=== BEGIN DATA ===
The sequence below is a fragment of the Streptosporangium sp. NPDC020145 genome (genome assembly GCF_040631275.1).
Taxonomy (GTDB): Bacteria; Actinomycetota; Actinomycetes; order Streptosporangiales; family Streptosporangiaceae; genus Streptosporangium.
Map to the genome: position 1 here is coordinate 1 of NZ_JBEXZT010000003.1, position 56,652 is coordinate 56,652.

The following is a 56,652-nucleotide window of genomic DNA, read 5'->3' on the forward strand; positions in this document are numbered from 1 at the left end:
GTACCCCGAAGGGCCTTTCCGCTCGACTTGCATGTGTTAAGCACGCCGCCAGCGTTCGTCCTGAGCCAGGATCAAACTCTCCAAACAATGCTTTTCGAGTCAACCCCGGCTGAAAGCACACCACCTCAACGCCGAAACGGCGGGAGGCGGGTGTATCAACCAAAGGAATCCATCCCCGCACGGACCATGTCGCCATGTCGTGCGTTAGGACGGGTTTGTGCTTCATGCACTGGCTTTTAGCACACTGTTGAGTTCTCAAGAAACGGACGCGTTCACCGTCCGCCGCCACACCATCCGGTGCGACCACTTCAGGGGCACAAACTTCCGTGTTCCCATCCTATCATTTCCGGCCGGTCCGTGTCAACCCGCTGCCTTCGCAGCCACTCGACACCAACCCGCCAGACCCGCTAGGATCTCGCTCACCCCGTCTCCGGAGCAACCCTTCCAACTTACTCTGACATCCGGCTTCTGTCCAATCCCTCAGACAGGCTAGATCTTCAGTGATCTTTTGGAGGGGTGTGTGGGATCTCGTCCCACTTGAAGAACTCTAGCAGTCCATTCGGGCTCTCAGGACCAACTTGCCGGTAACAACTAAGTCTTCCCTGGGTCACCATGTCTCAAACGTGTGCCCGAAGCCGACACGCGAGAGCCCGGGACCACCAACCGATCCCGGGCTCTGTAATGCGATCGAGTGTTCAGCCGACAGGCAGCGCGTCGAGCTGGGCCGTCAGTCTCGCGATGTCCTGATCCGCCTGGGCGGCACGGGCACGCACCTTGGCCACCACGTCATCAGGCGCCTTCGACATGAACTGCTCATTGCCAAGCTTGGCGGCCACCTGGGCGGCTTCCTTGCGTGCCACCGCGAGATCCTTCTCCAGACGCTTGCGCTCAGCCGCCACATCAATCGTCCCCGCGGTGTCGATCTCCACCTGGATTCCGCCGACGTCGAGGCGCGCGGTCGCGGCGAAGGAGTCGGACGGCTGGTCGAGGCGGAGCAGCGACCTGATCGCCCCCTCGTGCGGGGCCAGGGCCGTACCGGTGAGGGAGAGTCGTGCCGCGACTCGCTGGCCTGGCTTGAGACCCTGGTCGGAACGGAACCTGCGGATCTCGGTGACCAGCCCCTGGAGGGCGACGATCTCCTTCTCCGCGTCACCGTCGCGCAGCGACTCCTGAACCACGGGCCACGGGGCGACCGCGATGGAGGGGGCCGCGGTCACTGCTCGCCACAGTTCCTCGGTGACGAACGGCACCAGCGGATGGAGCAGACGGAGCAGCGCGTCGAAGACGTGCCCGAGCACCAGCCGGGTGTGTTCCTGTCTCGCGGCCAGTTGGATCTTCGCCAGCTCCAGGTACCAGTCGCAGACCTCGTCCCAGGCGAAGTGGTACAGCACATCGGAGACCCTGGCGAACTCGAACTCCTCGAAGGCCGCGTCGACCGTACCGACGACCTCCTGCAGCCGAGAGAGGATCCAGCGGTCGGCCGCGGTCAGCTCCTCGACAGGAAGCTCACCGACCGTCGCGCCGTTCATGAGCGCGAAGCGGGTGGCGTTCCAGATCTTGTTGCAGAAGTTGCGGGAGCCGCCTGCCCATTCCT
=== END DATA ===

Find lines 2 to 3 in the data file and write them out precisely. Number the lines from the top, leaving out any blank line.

Taxonomy (GTDB): Bacteria; Actinomycetota; Actinomycetes; order Streptosporangiales; family Streptosporangiaceae; genus Streptosporangium.
Map to the genome: position 1 here is coordinate 1 of NZ_JBEXZT010000003.1, position 56,652 is coordinate 56,652.